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What is the Most Common Custody Arrangement in the US?

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By Liz B. Gatsby
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What is the most common custody arrangement in the US

When couples divorce, one of the biggest challenges is deciding how to divide their children’s time. Custody arrangements often require negotiation and compromise to achieve the best outcomes for the child.

There are many different options, but the most common is shared custody. This gives both parents the opportunity to spend time with their children, while making major decisions about their well-being together.

Sole Custody

Sole custody is one of the most common custody arrangements in the US. It typically awards a parent complete legal and physical responsibility for a child, which means they are responsible for all important life decisions for the child.

However, sole custody is becoming less common. Many states now award joint custody as the default, especially when a parent has mental health or drug problems that make it unsafe to share parenting time with another person.

It also applies when parents live in different time zones, countries or states. They have a hard time communicating and making decisions on short notice.

In these situations, it’s often best for children to have their best interests in mind and have a relationship with both parents as much as possible. Regardless of the type of custody arrangement, you should never pursue sole legal custody if it is not in your child’s best interest.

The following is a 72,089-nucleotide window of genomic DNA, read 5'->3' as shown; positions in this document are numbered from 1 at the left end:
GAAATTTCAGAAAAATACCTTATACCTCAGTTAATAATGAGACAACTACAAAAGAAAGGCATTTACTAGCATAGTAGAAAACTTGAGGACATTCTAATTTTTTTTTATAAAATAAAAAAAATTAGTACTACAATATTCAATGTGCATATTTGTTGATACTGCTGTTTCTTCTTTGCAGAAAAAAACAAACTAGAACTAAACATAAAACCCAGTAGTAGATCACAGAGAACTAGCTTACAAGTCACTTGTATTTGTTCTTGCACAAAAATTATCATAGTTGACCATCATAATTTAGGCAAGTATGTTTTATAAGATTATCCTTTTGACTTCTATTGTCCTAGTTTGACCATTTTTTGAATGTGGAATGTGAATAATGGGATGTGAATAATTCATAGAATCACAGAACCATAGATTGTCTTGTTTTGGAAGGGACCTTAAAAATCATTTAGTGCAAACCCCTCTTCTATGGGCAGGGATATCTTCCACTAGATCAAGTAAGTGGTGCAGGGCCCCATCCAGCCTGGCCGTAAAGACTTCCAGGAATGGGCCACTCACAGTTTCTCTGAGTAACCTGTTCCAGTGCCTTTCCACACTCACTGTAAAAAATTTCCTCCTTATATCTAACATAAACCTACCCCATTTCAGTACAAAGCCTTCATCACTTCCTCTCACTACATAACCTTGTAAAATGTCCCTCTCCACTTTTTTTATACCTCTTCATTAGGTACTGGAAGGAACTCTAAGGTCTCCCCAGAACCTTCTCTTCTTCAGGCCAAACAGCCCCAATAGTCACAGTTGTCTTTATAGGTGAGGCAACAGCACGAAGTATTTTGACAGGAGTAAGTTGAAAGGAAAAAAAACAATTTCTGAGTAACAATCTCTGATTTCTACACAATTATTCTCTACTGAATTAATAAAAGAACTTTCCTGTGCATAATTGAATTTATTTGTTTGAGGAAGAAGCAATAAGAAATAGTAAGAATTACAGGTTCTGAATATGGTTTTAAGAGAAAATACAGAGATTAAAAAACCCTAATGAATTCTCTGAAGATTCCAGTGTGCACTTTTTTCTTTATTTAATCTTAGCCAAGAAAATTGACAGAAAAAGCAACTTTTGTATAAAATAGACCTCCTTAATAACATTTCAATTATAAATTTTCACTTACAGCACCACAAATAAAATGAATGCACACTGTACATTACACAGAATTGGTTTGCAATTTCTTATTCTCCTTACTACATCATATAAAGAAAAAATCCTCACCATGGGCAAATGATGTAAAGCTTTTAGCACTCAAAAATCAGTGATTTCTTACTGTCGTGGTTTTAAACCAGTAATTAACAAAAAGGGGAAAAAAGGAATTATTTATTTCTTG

Joint Custody

The most common custody arrangement in the US is joint custody, which involves both legal and physical custody. It requires both parents to work together and to communicate well enough to keep each other informed about the child’s needs.

Joint legal custody involves both parents making major decisions about the child’s health, education, and religious upbringing. These decisions include, but are not limited to, the child’s religious beliefs, medical care, travel plans, and schooling.

Similarly, joint physical custody involves the child spending equal or near-equal time living with each parent. This can be accomplished in a number of ways, including an alternate week plan or a 2-2-3 schedule.

Full Custody

Full custody (also called sole custody) is when one parent has legal and physical custody. Generally, this means that the child lives with the custodial parent and has visitation rights to the noncustodial parent.

The court may also award joint physical custody, where the children live with both parents for equal time each week. This arrangement is often called “bird’s nest” custody, because the children always stay in the same home with both parents.

When judges award full custody, they are usually trying to find the best possible situation for the children. They may consider factors like parental income, the parenting plan, and the relationship between the child and each parent.

Judges may order child support for the noncustodial parent, if that is required by law. They may also order supervised visitation, especially in cases where the noncustodial parent has a history of being abusive or otherwise a threat to the children.

Visitation

Regardless of what type of custody you get, visitation is an important part of keeping kids close to both parents after a divorce. It can also help keep children from growing up feeling like they have to choose between one parent and another, which can be a devastating thing for a child.

A typical visitation arrangement includes alternating weekend overnight visits, weekday visitation and division of school breaks and holidays. This schedule can also include a summer vacation.

If you want to change the terms of your visitation, it’s typically required to make a case in court. This is because courts want to promote stability for all children, not just the one who lives with the custodial parent.

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